You will surely find the water heater takes 5500 watts. We can jumper it to take 1375 watts by moving its white wire from the breaker to the neutral bar, but at the cost of taking 4 times as long to warm up water. Several hours worth of gasoline, yikes!

Anyway, you'll need to think about what you can realistically power with these generators. Motors are especially challenging, because they can take 3 times their nameplate VA to start up.

I would feed the small generator strictly through extension cords, and wire the larger one into the panel. Definitely never wire it so there's any possiblity of both gens feeding the panel at once, they will Fight!

Generator setup

The larger generator, I would cable that straight into the old main panel, for now, using its main supply lugs. I want to convince you to be offended by the very idea of backfeeding a panel. Suicide cords, breaker sequence lists, all that is for the birds. This kills linemen. But more immediately, if an inspector sees you doing it, it will draw their wrath! It is so easy to do it right, just do it right.

Both your generators need 12 AWG wire/cable. Given the distance, you would want to upsize to 10AWG, which will ease voltage loss for 120V loads over 10 amps/1200VA.

Your old panel will have 3 fat wires coming in from the service, two hots and a neutral. Remove all three and wrap their wire ends with tape to insulate. The line from your generator needs to go to the two "hot" lugs you just removed the fat wire from. Look at the lug, or the panel instructions, and it will tell you the smallest wire it can safely take. If your wire is too small, use a 200-400mm pigtail of #6 THHN wire which should fit on the lug and also splice to the generator lead with a wire nut.

The ground wire from the generator goes where all the grounds in your panel go. Neutral is tricky. You can chance putting generator neutral on the neutral bar if all neutrals and grounds are already separated. However, if your house has any ground faults, it will trip the GFCI on the generator. Safer is to not use the neutral bus, and simply wire-nut the generator neutral to the neutral wires of the circuits you want to power up.

I don't think you will need a permit if you are obviously doing this for temporary wiring.

The final wiring layout

Wanting a generator changes the landscape. You don't want to get stuck with one of those shoddy, overpriced Reliance style transfer switches that have 6-10 circuit switches to switch between utility and generator one at a time, why would you ever want to do that? Their complexity is useless.

Instead, we'll place all the circuits you want powered by generator onto an subpanel and switch the whole subpanel. This is simply and cheaply done: it has two main breakers instead of one. Something like this one, and look at the price! Much more sensible. And this is quality equipment. The panel features an interlock so only one main breaker can be on at a time. One goes to your main panel, the other to the generator. This one is 60A but you can get larger easily enough.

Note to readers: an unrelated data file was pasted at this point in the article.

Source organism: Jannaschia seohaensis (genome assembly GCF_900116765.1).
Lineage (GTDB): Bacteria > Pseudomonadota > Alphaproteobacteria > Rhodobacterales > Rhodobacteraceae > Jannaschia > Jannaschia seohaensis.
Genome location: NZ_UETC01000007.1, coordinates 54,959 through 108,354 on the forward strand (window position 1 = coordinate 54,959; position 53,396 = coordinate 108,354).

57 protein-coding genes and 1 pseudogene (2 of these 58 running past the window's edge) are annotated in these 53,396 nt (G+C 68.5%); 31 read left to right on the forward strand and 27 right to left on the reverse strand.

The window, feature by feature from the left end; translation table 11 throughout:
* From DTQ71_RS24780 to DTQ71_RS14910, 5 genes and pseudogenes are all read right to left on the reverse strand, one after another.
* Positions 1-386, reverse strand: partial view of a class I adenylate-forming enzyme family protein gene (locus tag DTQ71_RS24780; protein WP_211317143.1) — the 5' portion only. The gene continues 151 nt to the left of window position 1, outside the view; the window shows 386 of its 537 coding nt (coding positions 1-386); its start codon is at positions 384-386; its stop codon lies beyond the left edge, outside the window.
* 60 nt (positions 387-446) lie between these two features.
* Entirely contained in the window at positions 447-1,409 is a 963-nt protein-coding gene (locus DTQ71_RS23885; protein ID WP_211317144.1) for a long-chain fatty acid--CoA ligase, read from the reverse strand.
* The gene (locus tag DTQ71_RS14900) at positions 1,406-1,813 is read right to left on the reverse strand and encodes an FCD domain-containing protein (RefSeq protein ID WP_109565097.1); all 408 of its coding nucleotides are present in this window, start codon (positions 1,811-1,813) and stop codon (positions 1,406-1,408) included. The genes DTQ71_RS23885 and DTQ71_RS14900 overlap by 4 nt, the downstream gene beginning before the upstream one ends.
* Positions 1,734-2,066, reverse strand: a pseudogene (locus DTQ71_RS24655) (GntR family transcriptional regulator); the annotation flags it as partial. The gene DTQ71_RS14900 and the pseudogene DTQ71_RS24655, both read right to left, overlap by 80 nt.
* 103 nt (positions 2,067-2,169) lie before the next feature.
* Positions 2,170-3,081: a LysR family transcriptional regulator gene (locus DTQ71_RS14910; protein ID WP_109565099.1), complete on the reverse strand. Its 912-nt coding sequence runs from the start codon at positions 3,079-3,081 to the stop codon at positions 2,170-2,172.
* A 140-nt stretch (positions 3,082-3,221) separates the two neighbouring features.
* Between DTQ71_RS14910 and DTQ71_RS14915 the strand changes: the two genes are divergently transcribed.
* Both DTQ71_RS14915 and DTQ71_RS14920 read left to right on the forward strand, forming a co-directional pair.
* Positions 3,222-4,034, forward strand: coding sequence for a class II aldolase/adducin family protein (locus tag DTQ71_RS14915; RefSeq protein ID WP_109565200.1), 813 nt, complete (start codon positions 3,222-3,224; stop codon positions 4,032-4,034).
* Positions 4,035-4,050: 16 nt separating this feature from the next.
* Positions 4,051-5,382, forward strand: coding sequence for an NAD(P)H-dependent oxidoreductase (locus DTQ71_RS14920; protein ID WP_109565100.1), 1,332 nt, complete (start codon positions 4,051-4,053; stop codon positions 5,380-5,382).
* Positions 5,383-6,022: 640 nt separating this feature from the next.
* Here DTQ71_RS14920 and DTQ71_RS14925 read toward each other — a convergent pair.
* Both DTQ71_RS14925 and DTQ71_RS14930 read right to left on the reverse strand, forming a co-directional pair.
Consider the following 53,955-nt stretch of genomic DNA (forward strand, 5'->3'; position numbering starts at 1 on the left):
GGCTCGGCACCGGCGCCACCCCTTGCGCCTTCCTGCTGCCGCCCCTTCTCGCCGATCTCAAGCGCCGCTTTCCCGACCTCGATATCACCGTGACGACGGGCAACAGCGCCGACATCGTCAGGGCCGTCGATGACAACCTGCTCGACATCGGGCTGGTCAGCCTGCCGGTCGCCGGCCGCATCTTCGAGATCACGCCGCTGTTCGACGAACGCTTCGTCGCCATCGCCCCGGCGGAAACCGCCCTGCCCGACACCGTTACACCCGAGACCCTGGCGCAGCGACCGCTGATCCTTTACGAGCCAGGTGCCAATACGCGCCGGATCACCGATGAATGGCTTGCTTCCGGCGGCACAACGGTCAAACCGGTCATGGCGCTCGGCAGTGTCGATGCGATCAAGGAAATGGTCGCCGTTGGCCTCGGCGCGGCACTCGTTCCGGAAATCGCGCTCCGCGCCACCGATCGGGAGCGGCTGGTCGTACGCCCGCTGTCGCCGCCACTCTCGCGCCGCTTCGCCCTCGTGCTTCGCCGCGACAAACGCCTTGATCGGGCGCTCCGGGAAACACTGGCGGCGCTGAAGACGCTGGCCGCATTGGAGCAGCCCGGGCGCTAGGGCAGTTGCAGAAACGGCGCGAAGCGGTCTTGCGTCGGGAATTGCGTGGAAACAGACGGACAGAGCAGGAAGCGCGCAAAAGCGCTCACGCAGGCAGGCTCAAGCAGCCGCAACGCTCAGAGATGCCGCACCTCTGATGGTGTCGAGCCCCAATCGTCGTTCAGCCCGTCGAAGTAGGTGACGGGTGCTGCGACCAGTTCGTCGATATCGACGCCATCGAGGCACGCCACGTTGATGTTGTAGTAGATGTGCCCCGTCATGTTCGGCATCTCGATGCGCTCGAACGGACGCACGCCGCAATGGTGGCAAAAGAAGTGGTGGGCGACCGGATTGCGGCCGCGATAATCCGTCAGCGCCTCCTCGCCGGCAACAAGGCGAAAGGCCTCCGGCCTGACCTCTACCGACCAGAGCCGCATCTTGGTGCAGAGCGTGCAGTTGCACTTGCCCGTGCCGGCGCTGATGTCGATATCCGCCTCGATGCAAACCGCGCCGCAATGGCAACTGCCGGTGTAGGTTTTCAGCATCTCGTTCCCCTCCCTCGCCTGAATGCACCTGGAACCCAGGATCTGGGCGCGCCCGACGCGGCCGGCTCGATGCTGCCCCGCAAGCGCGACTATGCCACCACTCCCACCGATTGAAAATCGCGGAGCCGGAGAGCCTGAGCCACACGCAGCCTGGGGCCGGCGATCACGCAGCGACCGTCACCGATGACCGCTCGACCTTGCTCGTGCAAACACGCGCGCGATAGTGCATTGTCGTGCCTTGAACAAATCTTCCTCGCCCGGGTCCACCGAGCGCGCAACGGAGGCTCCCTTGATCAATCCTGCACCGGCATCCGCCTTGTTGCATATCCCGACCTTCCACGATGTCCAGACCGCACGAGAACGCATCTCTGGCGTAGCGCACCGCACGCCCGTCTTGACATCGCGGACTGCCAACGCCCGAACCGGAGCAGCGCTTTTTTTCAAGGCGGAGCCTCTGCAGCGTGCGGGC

This generator subpanel could be installed next week, frankly, and would be the permanent solution.

Separate from that, replace the main panel at your leisure. A breaker in the main panel will supply power to the subpanel.

  • Thank you so much for your reply, some of what your saying makes perfect sense to me, but some I am just lost. I was thinking of going the same route as you mentioned with wiring the generator directly to the main breaker in my panel. Just on a side note...have you ever thought of going to Newfoundland for a week to do some camping in a house with no hydro but is powered by a generator lol. I'm hoping to have the house electrical up to code within the next 2 years, it just comes down to the $7000 price tag I was given. – Richard Dobson Dec 30 '18 at 23:39
  • would you know where I might find the codes for Newfoundland, and maybe some names of some books that could put me on the right track. I think in the long run it would be cheaper if I just put the new panel in myself and fix the problems that I know of and then have the work inspected and hooked back up. please feel free to add your input as I might be over my head. – Richard Dobson Jan 1 at 16:02
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For me as a professional electrician I would hook up the generator. I have done this for many construction sites in the past , the generator usually has gfci protection as required by the NEC and what can they do turn your power off? This advice may not be totally code compliant in your jurisdiction and if someone gets hurt you would be liable but if the generator has gfci protection and no power from a utility it will provide the power to make the changes to the building to meet current codes then you will be able to get your green tag or ok to hook up to the utility. If your generator is sufficient it could be wired as the source and the existing wiring will carry the load unless you want the temporary generator 100' from the service /meter.